image of electric bug zapper

Zzzzt! Zzzzt! Zzzzt! Electric Bug Zappers? Am I Heartless?

Earlier this summer, we decided to go ahead and hang our Electric mosquito zapper or basically an electric bug zapper out on the back deck. I wasn’t sure just how I would feel about this Electronic Killer, but I didn’t want to have a lot of mosquitos out back when we are on the deck. And I thought perhaps it might help to keep harmful insects away from my plants.

The ones I worry about are all kinds of moths that may lay eggs on my plants and then those caterpillars each my plants. If I can keep the population down with this Electric bug zapper, won’t that help protect my plants?

Are these the best choice?

As an Amazon Associate I earn from qualifying purchases.

We had this Flowtron BK-80D 80-Watt Electronic Insect Killer since last year and I decided to go ahead and try it for a while, hanging it just under the coverage of the porch overhang. The ceiling is about 9 feet above the deck so it will not be in anyone’s way.

image of a hanging electric bug zapper
A huge electric bug zapper on my back deck.

It certainly does kill a lot of insects overnight. Right now, we only have it on for about five hours each night. This outdoor bug zapper is on a timer and you know how much I like timers.

My Bug Zapper cycles on a timer

For this outdoor electrical use, I have a myTouchSmart 26898-P1 Indoor and Outdoor Digital Timer . I have it set to turn on about 9pm just as it is getting dusk outside and it seems to zap a lot of bugs during that dusk time period. Automatically I have it set to shut off at 2am. I really don’t see the need for it to run all night long.

image of a hand holding a timer for the electric bug zapper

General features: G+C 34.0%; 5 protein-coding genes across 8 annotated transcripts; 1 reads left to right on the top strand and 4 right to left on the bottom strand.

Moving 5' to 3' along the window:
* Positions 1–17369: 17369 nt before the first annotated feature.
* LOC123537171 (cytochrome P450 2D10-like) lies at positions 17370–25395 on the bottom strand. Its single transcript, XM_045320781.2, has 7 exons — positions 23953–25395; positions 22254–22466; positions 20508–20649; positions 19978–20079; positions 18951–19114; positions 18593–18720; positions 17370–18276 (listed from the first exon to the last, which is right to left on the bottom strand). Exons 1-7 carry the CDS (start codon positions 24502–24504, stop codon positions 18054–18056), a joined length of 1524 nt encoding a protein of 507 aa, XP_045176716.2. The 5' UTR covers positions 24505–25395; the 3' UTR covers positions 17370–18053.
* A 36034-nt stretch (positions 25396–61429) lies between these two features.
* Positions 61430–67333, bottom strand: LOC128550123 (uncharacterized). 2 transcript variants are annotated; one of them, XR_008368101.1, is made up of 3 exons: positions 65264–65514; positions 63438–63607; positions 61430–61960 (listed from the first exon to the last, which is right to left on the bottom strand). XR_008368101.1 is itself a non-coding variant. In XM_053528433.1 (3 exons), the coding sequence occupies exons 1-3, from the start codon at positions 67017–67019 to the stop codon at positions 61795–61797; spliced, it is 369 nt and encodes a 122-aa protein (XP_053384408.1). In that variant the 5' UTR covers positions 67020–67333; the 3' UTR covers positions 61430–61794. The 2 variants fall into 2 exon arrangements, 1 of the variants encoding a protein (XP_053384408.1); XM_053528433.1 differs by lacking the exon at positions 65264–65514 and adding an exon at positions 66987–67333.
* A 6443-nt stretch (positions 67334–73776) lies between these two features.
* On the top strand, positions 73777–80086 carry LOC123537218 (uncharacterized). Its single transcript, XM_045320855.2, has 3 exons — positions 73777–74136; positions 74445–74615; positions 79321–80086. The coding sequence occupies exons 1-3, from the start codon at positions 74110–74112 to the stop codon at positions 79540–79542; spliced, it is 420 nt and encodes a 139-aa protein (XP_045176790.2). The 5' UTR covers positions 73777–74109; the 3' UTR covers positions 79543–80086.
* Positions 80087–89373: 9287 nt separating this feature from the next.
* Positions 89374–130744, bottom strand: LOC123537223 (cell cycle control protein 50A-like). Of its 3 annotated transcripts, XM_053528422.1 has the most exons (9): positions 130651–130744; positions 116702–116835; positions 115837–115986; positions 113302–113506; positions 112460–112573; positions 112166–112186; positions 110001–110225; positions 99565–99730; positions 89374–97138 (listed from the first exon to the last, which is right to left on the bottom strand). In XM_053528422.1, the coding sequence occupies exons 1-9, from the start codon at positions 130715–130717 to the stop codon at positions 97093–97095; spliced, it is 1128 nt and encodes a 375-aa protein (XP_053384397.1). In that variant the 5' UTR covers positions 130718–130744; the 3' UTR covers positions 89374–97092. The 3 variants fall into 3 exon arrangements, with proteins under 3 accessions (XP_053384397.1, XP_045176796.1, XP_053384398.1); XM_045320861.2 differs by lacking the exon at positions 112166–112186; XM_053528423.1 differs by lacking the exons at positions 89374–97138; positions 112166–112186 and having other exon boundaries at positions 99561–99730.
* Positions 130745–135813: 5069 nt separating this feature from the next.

I must admit that I do start to feel a little guilty when I see all the tiny creatures, fried up well done in a pile on the floor of the deck. ( I have it on deck for now because we haven’t gone to the trouble to install a pole or other arrangement so that it will be out in the yard or at least a little farther from the deck.)

image of electric bug zapper in the dark, sparking
Click this image to view video on YouTube

In the close-ups here or on the video, you may see a lot of tiny green insects and I am not sure what those are. Maybe they are the no-see-ums that annoy all the time. Maybe they might be midges that bite sometimes.

Does it kill good and bad insects both?

I sure know that when I went to sit outside the evening that I filmed the video, I was sure bitten by mosquitos or something out there. It itched when I came back inside too! The perils I go through to get some video for you to watch!

image of a pile of dead insects under an electric bug zapper

Some if these moths that are killed by my Electric Bug Zapper are a beneficial insects since they are pollinators. On the other hand, when they lay eggs in and on our plant’s leaves, buds and stems these hatch into caterpillars that then begin to munch on that plant. Some beetles are predatory and therefore beneficial to our garden, but they are killed too!

Even those little midges that annoy us so much provide food for other wildlife and fish. We are pretty close to water here living near a river (maybe a mile away) not to mention a small creek at the back of the property. Midges help keep the quality of the water high by scavenging organic debris from the water’s bottom.

cartoon image of flying insects that look like mosquitoes
Do we still need to worry about Zika or West Nile?

I am not good at identifying moths, but I took a photo of one on the brick wall and it seems to be a Ash Tip Borer Moth, and these attack trees. Our trees have enough enemies right now and don’t need more.

image of moth on brick wall, perhaps an Ash-tip Borer Moth
Maybe this is an Ash-tip Borer Moth

As for the safety of this Electric Bug Killing device, I am comfortable with it being on for 5 hours overnight. It is connected to a GFI outlet so that should not be a concern for dampness or a rain storm. It is under an overhang but some of those storms really blow the rain. The birds keep it clean for the most part, since they swoop in an clean any tasty carcasses stuck in the grid.

Do you use one of these? What are your thoughts? Be sure and watch the video and PIN to your Insect Pest Board or whichever board is best. Thanks for reading!


Leave a Reply

Your email address will not be published. Required fields are marked *

This site uses Akismet to reduce spam. Learn how your comment data is processed.